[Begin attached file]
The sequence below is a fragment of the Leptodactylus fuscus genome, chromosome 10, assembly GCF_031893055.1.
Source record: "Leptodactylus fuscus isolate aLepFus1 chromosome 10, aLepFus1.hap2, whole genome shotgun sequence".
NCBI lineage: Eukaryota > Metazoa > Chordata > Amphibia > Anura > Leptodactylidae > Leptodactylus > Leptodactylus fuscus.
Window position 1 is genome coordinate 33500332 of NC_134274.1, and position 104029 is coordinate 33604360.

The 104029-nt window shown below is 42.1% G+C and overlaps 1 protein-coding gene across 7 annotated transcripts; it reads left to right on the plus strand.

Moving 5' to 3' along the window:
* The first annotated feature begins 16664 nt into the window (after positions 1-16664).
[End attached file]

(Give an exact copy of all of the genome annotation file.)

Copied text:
The sequence below is a fragment of the Leptodactylus fuscus genome, chromosome 10, assembly GCF_031893055.1.
Source record: "Leptodactylus fuscus isolate aLepFus1 chromosome 10, aLepFus1.hap2, whole genome shotgun sequence".
NCBI lineage: Eukaryota > Metazoa > Chordata > Amphibia > Anura > Leptodactylidae > Leptodactylus > Leptodactylus fuscus.
Window position 1 is genome coordinate 33500332 of NC_134274.1, and position 104029 is coordinate 33604360.

The 104029-nt window shown below is 42.1% G+C and overlaps 1 protein-coding gene across 7 annotated transcripts; it reads left to right on the plus strand.

Moving 5' to 3' along the window:
* The first annotated feature begins 16664 nt into the window (after positions 1-16664).